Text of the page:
Some days change the world. Monday, July 25, 1698 was one of them. In London, an anonymous clerk at the Great Seal Patent Office granted patent number 356, 'A new Invention for Raiseing of Water and occasioning Motion to all Sorts of Mill Work by the Impellent Force of Fire'. Steam power was born, and with it the Industrial Revolution.
But why did steam power happen when it did? And why was it Great Britain and her onetime North American colonies that staked out a technical and commercial lead over the rest of the world which they would never really relinquish? With The Most Powerful Idea in the World, Bill Rosen combines narrative history with cutting-edge scientific theory to offer a simple, controversial answer: Britain's unique patent laws were the vital catalyst.
In this remarkable book, we discover that only in Britain did the law enshrine the notion that people should profit from their ideas, and so was born the first generation in human history in which the desire to invent was prompted not simply by the quest for knowledge but by a drive for financial glory. Rosen takes us on a journey from the factories of the Black Country to Pennsylvanian iron foundries and Peruvian silver mines, as he tracks the incredible acceleration of the Revolution. He introduces us to thinkers like John Locke and Edmund Burke who provided the philosophical framework for these great advances; inventive geniuses like Thomas Newcomen, James Watt, William Murdoch and George Stephenson; and the keen entrepreneurs, like Matthew Boulton, who transformed these technological leaps into pure profit.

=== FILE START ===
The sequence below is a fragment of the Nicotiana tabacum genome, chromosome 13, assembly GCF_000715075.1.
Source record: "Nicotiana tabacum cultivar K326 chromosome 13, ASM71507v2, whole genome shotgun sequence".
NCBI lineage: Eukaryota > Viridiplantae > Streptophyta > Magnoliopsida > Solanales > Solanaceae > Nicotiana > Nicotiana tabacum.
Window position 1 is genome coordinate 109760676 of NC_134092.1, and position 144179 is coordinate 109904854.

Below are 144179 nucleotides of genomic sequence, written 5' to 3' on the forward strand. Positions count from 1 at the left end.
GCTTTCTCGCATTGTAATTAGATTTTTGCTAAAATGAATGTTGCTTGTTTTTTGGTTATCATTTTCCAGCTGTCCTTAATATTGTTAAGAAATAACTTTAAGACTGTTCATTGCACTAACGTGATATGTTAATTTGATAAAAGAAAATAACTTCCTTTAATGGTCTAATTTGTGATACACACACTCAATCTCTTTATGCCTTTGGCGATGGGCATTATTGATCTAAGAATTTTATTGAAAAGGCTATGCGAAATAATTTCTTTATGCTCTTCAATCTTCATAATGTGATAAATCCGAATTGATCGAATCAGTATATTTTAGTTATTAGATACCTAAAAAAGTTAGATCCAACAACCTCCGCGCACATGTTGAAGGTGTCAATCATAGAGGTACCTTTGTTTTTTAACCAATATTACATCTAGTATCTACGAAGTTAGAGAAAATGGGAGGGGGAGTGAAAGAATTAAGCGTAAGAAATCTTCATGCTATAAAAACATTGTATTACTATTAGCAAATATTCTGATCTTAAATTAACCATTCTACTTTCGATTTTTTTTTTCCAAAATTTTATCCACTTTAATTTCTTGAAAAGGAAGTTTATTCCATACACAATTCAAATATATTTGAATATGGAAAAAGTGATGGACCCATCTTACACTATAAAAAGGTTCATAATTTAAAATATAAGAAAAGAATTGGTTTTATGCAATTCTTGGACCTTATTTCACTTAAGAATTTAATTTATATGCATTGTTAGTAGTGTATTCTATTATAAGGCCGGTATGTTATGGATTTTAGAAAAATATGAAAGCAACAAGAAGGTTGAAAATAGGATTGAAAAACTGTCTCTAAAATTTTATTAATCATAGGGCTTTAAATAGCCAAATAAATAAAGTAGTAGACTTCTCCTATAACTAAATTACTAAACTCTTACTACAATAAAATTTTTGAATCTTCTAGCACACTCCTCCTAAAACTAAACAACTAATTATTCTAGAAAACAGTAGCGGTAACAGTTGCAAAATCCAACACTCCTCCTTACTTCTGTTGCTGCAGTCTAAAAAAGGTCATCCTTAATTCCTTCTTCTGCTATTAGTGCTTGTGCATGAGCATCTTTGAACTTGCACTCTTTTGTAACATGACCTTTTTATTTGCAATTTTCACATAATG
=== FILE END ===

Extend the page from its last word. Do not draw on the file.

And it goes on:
Rich in extraordinary detail, The Most Powerful Idea in the World is popular history at its absolute best: a compelling, authoritative and completely new perspective on one of humanity's most important eras.